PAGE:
Travis Kalanick, the former CEO of the ride-sharing company Uber, might seem like a tiresome subject for a seven-episode docudrama series: another move-fast-break-things tech bro whose “change the world” sloganeering barely disguises a seething insecurity. Yet these qualities are exactly what makes this such a plum role for Joseph Gordon-Levitt, the star of the new series “Super Pumped: The Battle for Uber.” That’s not meant as a dig at Gordon-Levitt, a talented actor with charisma and energy to spare. But his work as Kalanick does the neat trick of flipping a performer’s potential weaknesses — a sometime tendency to peacock, in his visible efforts to put on a show — into a character-defining strength. The show’s version of Kalanick, called “TK” by his closest colleagues, is brash and cocksure; he’s also relentlessly self-conscious about his endless points of reference — “Zuck” (of Facebook), “Ek” (of Spotify), and any other “founders” (to use TK’s preferred, cultlike term) who became obscenely wealthy legends.
Like Kalanick, “Super Pumped” has a lot of well-known antecedents. Most often it plays like a hybrid of “The Social Network” and “The Wolf of Wall Street,” half tech-culture procedural and half immersion into finance-culture toxicity. Kalanick never addresses the camera to tell the audience they don’t really need to worry about the complicated financial details, as Leonardo DiCaprio’s Jordan Belfort does in “Wolf,” but only because he’s too busy essentially sending that message to his employees as he issues pronouncements that circumvent guidelines, laws and sometimes basic common sense.
At the same time, the five episodes made available for review (of seven total for this full-season anthology) give Gordon-Levitt chances to show his more vulnerable side, too: calling his mom (Elisabeth Shue) early on, confessing to his frustrations and failings or bantering with his new girlfriend, Gabi (Bridgett Gao-Hollitt). In the show’s telling, Kalanick is drawn to smart, empathetic women — which does precisely nothing to deter a culture of harassment that festers at his company. When TK’s star exec Austin Geidt (Kerry Bishé) comes to him to report sexual misconduct, there’s surprising nuance to the way that Travis is both appalled by the behavior she reports and utterly incompetent at actually addressing it.
The show follows Kalanick’s 2010-2017 tenure as CEO as Uber becomes embedded in worldwide culture as the most recognizable ride-sharing service (though, as “Super Pumped” chronicles, it was originally intended as more of a luxury-on-demand app). Sometimes that timeline feels scattered, rather than encompassing — particularly in later episodes, as the precise chronology of certain events seems nearly impossible to reconcile. (A conflict with Apple is portrayed as coming to a head almost overnight, even as concurrent plotlines suggest that weeks or possibly even months have passed.)
The show’s style is similarly scrambled, sometimes proceeding more or less straight while other sequences are augmented with busy onscreen graphics, fast cuts and occasional interjections from narrator Quentin Tarantino. He’s never identified as such, but it’s vaguely implied that he’s “playing” himself, due to his familiarity with former Hollywood player Mike Ovitz (and his, well, Tarantino-esque way with enthusiastic profanities).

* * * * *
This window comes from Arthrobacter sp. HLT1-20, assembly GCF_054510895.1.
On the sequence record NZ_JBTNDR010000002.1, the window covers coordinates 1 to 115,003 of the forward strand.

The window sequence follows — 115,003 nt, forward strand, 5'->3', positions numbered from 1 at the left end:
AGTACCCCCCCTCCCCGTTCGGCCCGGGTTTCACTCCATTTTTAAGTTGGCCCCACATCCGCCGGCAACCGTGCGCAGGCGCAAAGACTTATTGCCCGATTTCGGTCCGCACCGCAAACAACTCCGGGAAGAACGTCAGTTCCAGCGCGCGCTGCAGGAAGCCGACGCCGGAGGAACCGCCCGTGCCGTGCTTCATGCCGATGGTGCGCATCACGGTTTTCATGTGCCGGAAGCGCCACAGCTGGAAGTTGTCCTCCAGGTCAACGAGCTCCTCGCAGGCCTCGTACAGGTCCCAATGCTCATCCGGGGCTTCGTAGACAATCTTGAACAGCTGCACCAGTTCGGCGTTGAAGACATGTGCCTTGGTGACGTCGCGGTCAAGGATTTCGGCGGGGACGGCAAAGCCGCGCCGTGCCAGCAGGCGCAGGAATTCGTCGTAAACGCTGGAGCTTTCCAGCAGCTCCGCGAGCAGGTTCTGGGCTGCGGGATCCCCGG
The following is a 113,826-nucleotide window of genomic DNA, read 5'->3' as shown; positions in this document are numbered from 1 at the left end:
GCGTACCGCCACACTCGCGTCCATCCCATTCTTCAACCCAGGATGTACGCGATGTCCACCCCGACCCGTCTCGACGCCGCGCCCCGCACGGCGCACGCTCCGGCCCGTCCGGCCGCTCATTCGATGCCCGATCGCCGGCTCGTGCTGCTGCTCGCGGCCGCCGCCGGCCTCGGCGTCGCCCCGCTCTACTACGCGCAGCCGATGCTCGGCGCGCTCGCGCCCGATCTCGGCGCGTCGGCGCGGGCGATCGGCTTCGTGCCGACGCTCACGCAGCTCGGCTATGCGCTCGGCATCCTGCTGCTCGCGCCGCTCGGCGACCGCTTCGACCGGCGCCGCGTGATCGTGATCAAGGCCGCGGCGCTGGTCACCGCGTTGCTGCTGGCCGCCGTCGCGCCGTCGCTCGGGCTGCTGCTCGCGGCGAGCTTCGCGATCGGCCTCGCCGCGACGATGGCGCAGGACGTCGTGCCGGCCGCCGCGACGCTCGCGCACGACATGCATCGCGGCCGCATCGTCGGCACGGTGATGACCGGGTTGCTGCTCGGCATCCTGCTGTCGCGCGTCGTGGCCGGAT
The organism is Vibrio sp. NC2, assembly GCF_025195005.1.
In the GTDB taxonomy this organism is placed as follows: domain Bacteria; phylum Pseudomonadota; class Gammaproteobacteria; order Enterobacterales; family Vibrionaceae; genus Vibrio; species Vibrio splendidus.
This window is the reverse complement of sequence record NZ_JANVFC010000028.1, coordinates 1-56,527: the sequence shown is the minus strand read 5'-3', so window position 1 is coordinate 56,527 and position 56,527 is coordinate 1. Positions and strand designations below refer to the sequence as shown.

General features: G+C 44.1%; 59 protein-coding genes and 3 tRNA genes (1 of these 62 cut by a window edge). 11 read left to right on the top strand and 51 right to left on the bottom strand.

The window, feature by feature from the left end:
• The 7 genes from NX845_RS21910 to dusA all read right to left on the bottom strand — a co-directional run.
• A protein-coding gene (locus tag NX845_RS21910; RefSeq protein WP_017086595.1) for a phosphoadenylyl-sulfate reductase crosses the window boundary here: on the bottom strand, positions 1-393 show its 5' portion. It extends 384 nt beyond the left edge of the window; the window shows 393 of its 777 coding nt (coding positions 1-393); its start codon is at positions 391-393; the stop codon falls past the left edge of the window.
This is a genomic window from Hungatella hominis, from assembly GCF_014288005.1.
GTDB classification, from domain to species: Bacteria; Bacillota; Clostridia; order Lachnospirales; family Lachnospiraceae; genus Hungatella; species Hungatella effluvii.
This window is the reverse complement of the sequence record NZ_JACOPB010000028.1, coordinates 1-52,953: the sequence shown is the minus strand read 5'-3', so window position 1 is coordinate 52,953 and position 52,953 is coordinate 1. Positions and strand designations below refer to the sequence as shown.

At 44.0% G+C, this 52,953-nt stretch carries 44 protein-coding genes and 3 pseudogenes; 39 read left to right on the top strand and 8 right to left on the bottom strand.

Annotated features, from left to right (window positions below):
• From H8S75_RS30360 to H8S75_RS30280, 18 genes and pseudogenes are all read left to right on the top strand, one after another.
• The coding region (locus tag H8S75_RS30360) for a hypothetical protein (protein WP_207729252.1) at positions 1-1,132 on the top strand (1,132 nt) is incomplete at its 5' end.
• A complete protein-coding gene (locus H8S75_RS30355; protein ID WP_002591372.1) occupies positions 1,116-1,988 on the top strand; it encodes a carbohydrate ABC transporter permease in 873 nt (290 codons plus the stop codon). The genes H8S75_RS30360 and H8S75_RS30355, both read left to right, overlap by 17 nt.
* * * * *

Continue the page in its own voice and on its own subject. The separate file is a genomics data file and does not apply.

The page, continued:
Why, though, is Tarantino chatting it up in voiceover, especially when he’s used so sporadically? Creators Brian Koppelman and David Levien, of Showtime’s “Billions,” sometimes appear torn between pointed dissection and wild get-a-load-of-this-guy character study. Eventually, Kalanick is pitted against his investor/mentor Bill Gurley (Kyle Chandler), and while it’s fun to watch Gordon-Levitt’s bratty insistence bounce off Chandler’s fatherly calm, there are often more interesting bits and pieces hovering around the periphery. Performers as varied as Bishé, Uma Thurman (as Arianna Huffington!), David Krumholtz and Jessica Hecht, among others, pop up and recede as necessary; some famous faces are straight-up cameos.
While this can be frustrating, it also lends “Super Pumped” a pleasing unpredictability. Without making its blueprint blatantly available to viewers, the show can offer surprises like Eva Victor (also from “Billions”), playing a rapidly disillusioned programmer, briefly wresting control of the narrative to discuss abject sexism in the tech world. For all of the show’s attempts at flash, a more distinct sensibility comes from the its subtleties: Characters references movies like “The Master” and “A Few Good Men” in dialogue without mentioning them by name; and the obligatory needle-drops, rather than straining for recent-period recognizability, actually feel like someone’s personal taste. (The punchy messiness might especially appeal to viewers who have just slogged through “Inventing Anna,” which covers a similar time period, albeit through a more blatant scam artist.)
It’s almost as if Kalanick himself keeps knocking the series out of axis, complicating the story by fixating on all the self-mythologizing stories he wants to tell — visualized by repeated scenes where he must be yanked out of the fantasies he drifts into, trying to rewrite the chapters of his epic story. Through much of the season, “Super Pumped” suggests that even a very real success like Uber can, on some level, be a result of high-level ego trips and fakery. The nonfiction book serving as the show’s source material is subtitled “The Battle for Uber.” Despite the Gurley/Kalanick struggle, the show makes it clear that the battle is mostly between TK and himself — even if he won’t admit it.
“Super Pumped: The Battle for Uber” debuts on Showtime on Feb. 27.